If you need your wisdom teeth removed or surgery on your jaw, you’ll likely be referred by your doctor to a dental specialist known as an oral and maxillofacial surgeon. Since we rely on our mouths for everything from communication to chewing our food, it’s important to have an educated discussion with your surgeon about the recovery process, including how your pain will be managed.

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Let’s explore some of these surgeries in greater detail.

Wisdom Teeth Extraction (Removal)

What is Wisdom Teeth Extraction (Removal)?

Wisdom teeth extraction is the surgical removal of your wisdom teeth. Also known as third molars, your wisdom teeth are the final molars to emerge on each side of the upper and lower jaws and tend to appear when a person is in their late teens or early 20s. If these teeth erupt at the wrong angle or shift your other teeth; if your mouth isn’t large enough for this set of molars; or if the molars are impacted, a painful condition when the tooth is embedded in your jawbone or gums, you might be a candidate for wisdom teeth removal.

Nearly 85 percent of young adults will have their wisdom teeth removed.

What can I expect?

Some dentists can remove wisdom teeth, but if your case is complex or if your molars are severely impacted, you’ll be referred to an oral surgeon. Often performed as an outpatient procedure, you’ll likely stay at the doctor’s office until the local anesthetic has worn off. Bleeding, swelling, bruising and pain are common discomforts that occur the first few days after surgery. The American Association of Oral and Maxillofacial Surgeons (AAOMS) encourages patients to use ibuprofen as a first-line treatment for postsurgical pain. AAOMS also suggests surgeons consider using a long-acting local anesthetic to postpone the onset and severity of postsurgical pain. Be sure to talk to your surgeon about what options will be best to manage your pain if you need to have your wisdom teeth removed.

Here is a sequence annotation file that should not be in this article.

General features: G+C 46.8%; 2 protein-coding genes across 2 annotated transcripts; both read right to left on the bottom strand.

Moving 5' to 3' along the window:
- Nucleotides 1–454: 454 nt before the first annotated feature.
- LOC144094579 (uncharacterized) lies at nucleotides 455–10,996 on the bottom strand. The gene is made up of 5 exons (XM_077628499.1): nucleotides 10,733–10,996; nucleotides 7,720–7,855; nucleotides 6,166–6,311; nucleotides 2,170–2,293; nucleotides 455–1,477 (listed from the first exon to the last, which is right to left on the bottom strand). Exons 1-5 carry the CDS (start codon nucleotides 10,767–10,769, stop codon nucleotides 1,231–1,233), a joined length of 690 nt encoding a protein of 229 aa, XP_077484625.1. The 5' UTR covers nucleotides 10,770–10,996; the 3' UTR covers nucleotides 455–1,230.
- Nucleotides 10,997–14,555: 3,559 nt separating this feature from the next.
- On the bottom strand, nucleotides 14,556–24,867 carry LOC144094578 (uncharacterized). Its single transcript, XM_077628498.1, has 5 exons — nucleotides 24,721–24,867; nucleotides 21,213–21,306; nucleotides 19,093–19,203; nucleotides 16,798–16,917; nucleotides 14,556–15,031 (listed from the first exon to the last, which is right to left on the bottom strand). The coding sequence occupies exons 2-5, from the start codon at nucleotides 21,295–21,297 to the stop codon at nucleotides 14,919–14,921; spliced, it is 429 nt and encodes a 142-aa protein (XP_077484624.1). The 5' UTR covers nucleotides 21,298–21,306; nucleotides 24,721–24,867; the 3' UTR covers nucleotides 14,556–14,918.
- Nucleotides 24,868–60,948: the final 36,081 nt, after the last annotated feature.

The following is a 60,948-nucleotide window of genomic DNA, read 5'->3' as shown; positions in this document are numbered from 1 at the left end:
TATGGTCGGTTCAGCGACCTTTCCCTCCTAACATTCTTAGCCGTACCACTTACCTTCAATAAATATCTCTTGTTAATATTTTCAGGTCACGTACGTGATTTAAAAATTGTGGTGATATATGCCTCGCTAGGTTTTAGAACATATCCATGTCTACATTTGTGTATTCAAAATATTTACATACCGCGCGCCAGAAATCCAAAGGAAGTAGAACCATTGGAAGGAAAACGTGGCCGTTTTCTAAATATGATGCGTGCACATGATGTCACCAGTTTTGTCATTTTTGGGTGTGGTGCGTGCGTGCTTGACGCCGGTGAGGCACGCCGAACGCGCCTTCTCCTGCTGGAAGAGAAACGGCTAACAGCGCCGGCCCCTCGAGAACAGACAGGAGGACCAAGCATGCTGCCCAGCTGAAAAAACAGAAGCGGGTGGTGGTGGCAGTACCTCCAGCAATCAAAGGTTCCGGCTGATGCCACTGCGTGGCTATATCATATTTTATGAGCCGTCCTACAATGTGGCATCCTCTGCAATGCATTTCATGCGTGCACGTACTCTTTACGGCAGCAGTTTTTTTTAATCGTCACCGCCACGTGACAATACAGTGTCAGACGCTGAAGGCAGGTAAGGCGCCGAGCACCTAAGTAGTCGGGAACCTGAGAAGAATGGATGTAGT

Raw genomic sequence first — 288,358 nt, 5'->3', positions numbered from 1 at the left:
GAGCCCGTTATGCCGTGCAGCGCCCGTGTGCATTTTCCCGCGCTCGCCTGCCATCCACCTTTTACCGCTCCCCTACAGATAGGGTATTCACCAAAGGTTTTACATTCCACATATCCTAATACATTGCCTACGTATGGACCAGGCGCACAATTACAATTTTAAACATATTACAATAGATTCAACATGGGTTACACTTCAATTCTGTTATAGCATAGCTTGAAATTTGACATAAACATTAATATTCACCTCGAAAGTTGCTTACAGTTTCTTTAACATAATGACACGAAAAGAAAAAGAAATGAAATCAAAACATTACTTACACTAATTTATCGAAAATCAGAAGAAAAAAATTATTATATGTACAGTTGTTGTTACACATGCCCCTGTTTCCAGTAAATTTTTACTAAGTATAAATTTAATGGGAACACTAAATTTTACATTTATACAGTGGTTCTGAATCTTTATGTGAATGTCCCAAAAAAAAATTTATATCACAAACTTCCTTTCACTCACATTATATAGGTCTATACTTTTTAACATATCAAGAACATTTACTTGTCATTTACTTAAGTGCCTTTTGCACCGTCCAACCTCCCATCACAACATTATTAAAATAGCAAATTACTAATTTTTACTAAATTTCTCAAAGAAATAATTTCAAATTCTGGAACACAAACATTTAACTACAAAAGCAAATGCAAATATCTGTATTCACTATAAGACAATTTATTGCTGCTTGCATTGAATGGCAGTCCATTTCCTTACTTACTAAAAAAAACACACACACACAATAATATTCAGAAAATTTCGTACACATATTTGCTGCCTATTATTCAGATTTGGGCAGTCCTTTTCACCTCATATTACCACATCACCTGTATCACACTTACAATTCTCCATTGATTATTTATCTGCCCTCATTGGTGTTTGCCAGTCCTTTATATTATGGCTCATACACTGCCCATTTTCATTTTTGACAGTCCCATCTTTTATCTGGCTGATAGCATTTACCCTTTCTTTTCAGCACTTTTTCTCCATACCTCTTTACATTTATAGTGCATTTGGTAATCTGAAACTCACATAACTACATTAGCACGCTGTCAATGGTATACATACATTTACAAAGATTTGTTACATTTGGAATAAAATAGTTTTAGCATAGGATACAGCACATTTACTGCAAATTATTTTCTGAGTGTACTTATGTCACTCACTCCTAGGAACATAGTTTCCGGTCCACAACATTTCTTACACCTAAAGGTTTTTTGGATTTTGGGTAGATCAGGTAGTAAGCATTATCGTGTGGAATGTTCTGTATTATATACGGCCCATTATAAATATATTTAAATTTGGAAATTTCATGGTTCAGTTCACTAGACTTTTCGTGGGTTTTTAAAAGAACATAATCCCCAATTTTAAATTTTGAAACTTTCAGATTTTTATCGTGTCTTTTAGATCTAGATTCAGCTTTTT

Jaw Surgery

What is Jaw Surgery?

Jaw surgery – also known as orthognathic surgery – corrects irregularities of the jaw bones by realigning the jaw and teeth to improve functionality. Depending on the position of your jaw and what needs to be corrected, surgery may be performed on the upper jaw (maxilla), lower jaw (mandible), chin or any combination of these. Once your oral maxillofacial surgeon moves the jaw to the correct spot, it will be secured in the new position using small bone plates, wires, rubber bands and screws, all of which become integrated into the bone structure over time. It’s suggested that an individual not undergo jaw surgery until they’ve reached a certain age, which varies by gender, to make sure bone growth is complete.

What can I expect?

Preparing for jaw surgery is often a lengthy process that involves your oral maxillofacial surgeon and orthodontist developing a customized treatment plan. For example, your orthodontist will likely utilize braces to align your teeth and will work with your oral maxillofacial surgeon to develop models of your mouth to plan for the procedure and to ensure your mouth is positioned properly.

Jaw surgery may require a 2-4 day stay at a hospital. While complete healing can take up to 12 weeks, patients typically experience the most discomfort the first week following surgery, including swelling, significant nasal and sinus congestion, and difficulty eating. You may be prescribed medications to manage your pain, but remember to talk to your surgeon about effective ways to manage pain without the use of opioids.